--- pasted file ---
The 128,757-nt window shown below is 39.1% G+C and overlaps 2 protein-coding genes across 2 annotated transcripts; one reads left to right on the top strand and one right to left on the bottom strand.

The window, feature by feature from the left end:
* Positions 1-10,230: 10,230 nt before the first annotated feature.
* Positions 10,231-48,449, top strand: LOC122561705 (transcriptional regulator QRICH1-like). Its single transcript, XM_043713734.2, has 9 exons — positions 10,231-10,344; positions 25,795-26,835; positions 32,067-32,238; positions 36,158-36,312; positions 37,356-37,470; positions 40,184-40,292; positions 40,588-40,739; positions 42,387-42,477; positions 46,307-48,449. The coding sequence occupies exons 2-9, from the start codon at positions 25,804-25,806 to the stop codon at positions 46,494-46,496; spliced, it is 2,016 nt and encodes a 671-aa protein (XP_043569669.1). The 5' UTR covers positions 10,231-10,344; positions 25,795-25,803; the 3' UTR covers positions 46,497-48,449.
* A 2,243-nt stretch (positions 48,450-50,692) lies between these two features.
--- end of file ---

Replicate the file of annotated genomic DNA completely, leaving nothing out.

The 128,757-nt window shown below is 39.1% G+C and overlaps 2 protein-coding genes across 2 annotated transcripts; one reads left to right on the top strand and one right to left on the bottom strand.

The window, feature by feature from the left end:
* Positions 1-10,230: 10,230 nt before the first annotated feature.
* Positions 10,231-48,449, top strand: LOC122561705 (transcriptional regulator QRICH1-like). Its single transcript, XM_043713734.2, has 9 exons — positions 10,231-10,344; positions 25,795-26,835; positions 32,067-32,238; positions 36,158-36,312; positions 37,356-37,470; positions 40,184-40,292; positions 40,588-40,739; positions 42,387-42,477; positions 46,307-48,449. The coding sequence occupies exons 2-9, from the start codon at positions 25,804-25,806 to the stop codon at positions 46,494-46,496; spliced, it is 2,016 nt and encodes a 671-aa protein (XP_043569669.1). The 5' UTR covers positions 10,231-10,344; positions 25,795-25,803; the 3' UTR covers positions 46,497-48,449.
* A 2,243-nt stretch (positions 48,450-50,692) lies between these two features.